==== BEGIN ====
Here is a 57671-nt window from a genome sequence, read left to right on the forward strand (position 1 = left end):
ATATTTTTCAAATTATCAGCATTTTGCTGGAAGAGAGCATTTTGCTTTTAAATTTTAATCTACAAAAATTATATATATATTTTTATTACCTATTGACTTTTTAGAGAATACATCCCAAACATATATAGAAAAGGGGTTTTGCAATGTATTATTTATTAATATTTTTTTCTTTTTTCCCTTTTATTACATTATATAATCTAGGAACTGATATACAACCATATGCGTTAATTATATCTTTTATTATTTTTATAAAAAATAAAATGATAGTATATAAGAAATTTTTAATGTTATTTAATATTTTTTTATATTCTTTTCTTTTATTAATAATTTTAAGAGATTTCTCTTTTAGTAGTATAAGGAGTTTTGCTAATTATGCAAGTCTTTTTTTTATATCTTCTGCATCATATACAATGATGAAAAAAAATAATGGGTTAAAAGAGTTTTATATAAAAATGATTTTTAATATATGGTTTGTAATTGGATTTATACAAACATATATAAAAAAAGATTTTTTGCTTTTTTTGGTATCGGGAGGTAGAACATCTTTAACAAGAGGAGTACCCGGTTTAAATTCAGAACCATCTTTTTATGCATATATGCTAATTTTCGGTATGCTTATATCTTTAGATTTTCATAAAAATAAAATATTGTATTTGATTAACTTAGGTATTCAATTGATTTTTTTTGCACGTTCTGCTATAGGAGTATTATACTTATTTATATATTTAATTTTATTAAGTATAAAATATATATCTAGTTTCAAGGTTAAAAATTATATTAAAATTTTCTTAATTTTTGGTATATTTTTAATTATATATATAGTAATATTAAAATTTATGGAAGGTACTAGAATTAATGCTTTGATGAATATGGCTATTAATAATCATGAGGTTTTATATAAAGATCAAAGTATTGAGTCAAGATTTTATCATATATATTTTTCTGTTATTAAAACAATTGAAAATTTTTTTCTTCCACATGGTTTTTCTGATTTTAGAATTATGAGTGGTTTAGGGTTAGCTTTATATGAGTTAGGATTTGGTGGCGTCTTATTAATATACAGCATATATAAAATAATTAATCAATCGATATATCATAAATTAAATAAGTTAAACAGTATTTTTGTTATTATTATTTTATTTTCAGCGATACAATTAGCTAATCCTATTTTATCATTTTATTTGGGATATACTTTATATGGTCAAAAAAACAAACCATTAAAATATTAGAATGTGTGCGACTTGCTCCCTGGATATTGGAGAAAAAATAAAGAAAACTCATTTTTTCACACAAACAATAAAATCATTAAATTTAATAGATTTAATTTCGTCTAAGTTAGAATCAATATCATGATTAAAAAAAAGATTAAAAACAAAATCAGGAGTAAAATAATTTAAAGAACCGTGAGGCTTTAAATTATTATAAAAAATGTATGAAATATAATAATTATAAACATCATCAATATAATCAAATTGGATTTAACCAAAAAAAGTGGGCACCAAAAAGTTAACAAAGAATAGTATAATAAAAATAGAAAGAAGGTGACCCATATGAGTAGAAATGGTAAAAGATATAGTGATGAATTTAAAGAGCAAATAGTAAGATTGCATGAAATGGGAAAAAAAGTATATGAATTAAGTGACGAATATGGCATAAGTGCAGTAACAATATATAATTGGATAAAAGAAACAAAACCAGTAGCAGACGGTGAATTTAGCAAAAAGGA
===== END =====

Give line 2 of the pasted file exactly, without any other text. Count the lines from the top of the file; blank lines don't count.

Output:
ATATTTTTCAAATTATCAGCATTTTGCTGGAAGAGAGCATTTTGCTTTTAAATTTTAATCTACAAAAATTATATATATATTTTTATTACCTATTGACTTTTTAGAGAATACATCCCAAACATATATAGAAAAGGGGTTTTGCAATGTATTATTTATTAATATTTTTTTCTTTTTTCCCTTTTATTACATTATATAATCTAGGAACTGATATACAACCATATGCGTTAATTATATCTTTTATTATTTTTATAAAAAATAAAATGATAGTATATAAGAAATTTTTAATGTTATTTAATATTTTTTTATATTCTTTTCTTTTATTAATAATTTTAAGAGATTTCTCTTTTAGTAGTATAAGGAGTTTTGCTAATTATGCAAGTCTTTTTTTTATATCTTCTGCATCATATACAATGATGAAAAAAAATAATGGGTTAAAAGAGTTTTATATAAAAATGATTTTTAATATATGGTTTGTAATTGGATTTATACAAACATATATAAAAAAAGATTTTTTGCTTTTTTTGGTATCGGGAGGTAGAACATCTTTAACAAGAGGAGTACCCGGTTTAAATTCAGAACCATCTTTTTATGCATATATGCTAATTTTCGGTATGCTTATATCTTTAGATTTTCATAAAAATAAAATATTGTATTTGATTAACTTAGGTATTCAATTGATTTTTTTTGCACGTTCTGCTATAGGAGTATTATACTTATTTATATATTTAATTTTATTAAGTATAAAATATATATCTAGTTTCAAGGTTAAAAATTATATTAAAATTTTCTTAATTTTTGGTATATTTTTAATTATATATATAGTAATATTAAAATTTATGGAAGGTACTAGAATTAATGCTTTGATGAATATGGCTATTAATAATCATGAGGTTTTATATAAAGATCAAAGTATTGAGTCAAGATTTTATCATATATATTTTTCTGTTATTAAAACAATTGAAAATTTTTTTCTTCCACATGGTTTTTCTGATTTTAGAATTATGAGTGGTTTAGGGTTAGCTTTATATGAGTTAGGATTTGGTGGCGTCTTATTAATATACAGCATATATAAAATAATTAATCAATCGATATATCATAAATTAAATAAGTTAAACAGTATTTTTGTTATTATTATTTTATTTTCAGCGATACAATTAGCTAATCCTATTTTATCATTTTATTTGGGATATACTTTATATGGTCAAAAAAACAAACCATTAAAATATTAGAATGTGTGCGACTTGCTCCCTGGATATTGGAGAAAAAATAAAGAAAACTCATTTTTTCACACAAACAATAAAATCATTAAATTTAATAGATTTAATTTCGTCTAAGTTAGAATCAATATCATGATTAAAAAAAAGATTAAAAACAAAATCAGGAGTAAAATAATTTAAAGAACCGTGAGGCTTTAAATTATTATAAAAAATGTATGAAATATAATAATTATAAACATCATCAATATAATCAAATTGGATTTAACCAAAAAAAGTGGGCACCAAAAAGTTAACAAAGAATAGTATAATAAAAATAGAAAGAAGGTGACCCATATGAGTAGAAATGGTAAAAGATATAGTGATGAATTTAAAGAGCAAATAGTAAGATTGCATGAAATGGGAAAAAAAGTATATGAATTAAGTGACGAATATGGCATAAGTGCAGTAACAATATATAATTGGATAAAAGAAACAAAACCAGTAGCAGACGGTGAATTTAGCAAAAAGGA